This Saturday in Athens, Tennessee takes on a Georgia team that is getting almost twice as many yards on the ground as it is through the air. That's both good news and bad news for both the Vols and the Bulldogs. With the SEC East looking rather unstable, Tennessee has a real opportunity to make a statement this weekend on the road before coming home next weekend against a particularly vulnerable Florida team. What do the Vols need to do against Georgia to prove the oddsmakers wrong, and what do they need to do to at least make themselves a factor in the SEC East? Here are our three keys to Saturday's game.
Get more passing yards than Georgia gets rushing yards. Georgia's rushing attack is elite, putting up over 300 yards per game on the ground. Their passing offense, though, is most certainly not. One could argue that a pie is a pie is a pie and that if you stuff your belly 75% full of one thing there's only 25% left regardless, but I'm the guy who then points out that you can always make a bigger pie, so I'm going to conclude that the Bulldogs' passing game isn't very good not because it's not being used but because it's just not very good. Sure, they could get so many yards on the ground that an inability to pass won't matter, but this at least tells the Vols where to focus their attention until contrary evidence comes in. The good thing about this news is that rushing yards are like pennies and passing yards are like nickels, and Georgia's pass defense looks to be the weak link on that side of the ball as well. So the contest to me is Tennessee's moving the ball through the air against Georgia moving it on the ground. I'm hoping that the Vols can gain more through the air than Georgia can gain on the ground and that Tennessee can get close to as many on the ground as Georgia does through the air. Neither of those things is particularly crazy to expect, and it would mean a roughly equal total yards scenario, which would be a good thing for an underdog.
Turn opportunities into points. As we all know, you don't get points for stopping the other team or for just moving the ball on offense. Georgia appears to be extremely efficient at getting paid in points for doing things well, and Tennessee, well, throwing into the end zone for a possible touchdown doesn't amount to much when the other team comes out with the ball. The Bulldogs are holding opponents to under 20 per game and getting nearly 50 for themselves, so when Tennessee plays for and either makes or is given the breaks, they need to get paid. A stop on 1st down? Great. Do it again. A short gain on second? Cool. Again. Third down for What? Get 'em off the field. Turn pass breakups into interceptions and interceptions into pick sixes. And when the offense is marching, finish the job and get that check.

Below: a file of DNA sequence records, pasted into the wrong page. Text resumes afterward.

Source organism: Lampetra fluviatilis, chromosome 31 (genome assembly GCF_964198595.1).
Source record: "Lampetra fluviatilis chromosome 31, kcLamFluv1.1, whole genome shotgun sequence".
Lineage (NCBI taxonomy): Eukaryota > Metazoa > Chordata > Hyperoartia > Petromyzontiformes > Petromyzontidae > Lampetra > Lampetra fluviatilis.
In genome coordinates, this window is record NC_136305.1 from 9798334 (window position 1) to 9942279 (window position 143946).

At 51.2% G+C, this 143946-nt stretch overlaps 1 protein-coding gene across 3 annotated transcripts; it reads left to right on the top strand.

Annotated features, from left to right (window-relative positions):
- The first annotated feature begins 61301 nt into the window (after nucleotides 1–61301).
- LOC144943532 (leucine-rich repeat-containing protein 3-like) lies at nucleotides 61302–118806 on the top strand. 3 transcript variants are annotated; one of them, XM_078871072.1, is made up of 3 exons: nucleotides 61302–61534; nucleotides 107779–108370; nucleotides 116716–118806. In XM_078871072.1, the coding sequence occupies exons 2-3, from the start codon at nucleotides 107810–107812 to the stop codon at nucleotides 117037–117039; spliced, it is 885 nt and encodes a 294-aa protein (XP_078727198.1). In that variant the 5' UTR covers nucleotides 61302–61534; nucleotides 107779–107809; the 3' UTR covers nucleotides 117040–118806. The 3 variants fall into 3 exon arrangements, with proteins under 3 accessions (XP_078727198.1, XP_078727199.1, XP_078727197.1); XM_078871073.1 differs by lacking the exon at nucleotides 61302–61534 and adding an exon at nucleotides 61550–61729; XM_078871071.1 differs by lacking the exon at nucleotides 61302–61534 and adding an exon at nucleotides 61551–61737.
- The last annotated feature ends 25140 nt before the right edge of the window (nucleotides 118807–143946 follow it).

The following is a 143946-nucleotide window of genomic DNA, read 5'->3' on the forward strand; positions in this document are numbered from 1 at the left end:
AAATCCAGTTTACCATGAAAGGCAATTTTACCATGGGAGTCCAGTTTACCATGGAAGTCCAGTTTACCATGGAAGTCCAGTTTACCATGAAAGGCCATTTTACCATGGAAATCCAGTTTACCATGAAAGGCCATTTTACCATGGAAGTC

Don't get pinned. Yes, this is my new favorite analogy, and I will continue to use it long after everyone else tires of it. The most humiliating moments of the recent past have come in absolute blowouts against elite teams. This all too often leads to fans complaining about the team "giving up," but frankly I think that's just dumb. It's one thing to get knocked down. By all means, get back up. But if you get pinned to the mat and rendered helpless, you haven't quit, you've been immobilized. Getting pummeled is not giving up. When you can't move, that's when the opponent starts ringing up the scoreboard and you get more and more demoralized with each punch. We avoided that against Oklahoma, and we need to avoid it again against Georgia. Yeah, I know. Nobody wants us or the team looking past any game or going into any game thinking anything other than that they can and will win. But if we're being objective fans here, this is likely another loss and it shouldn't be unexpected if it happens. But we need absolutely need to close the gap on a vulnerable Florida team at Neyland next week, and we need to bring the guys home with confidence even if they don't get it done against the Bulldogs. So go get the win, but at the very least, don't get pinned to the mat. Georgia 31, Vols 24.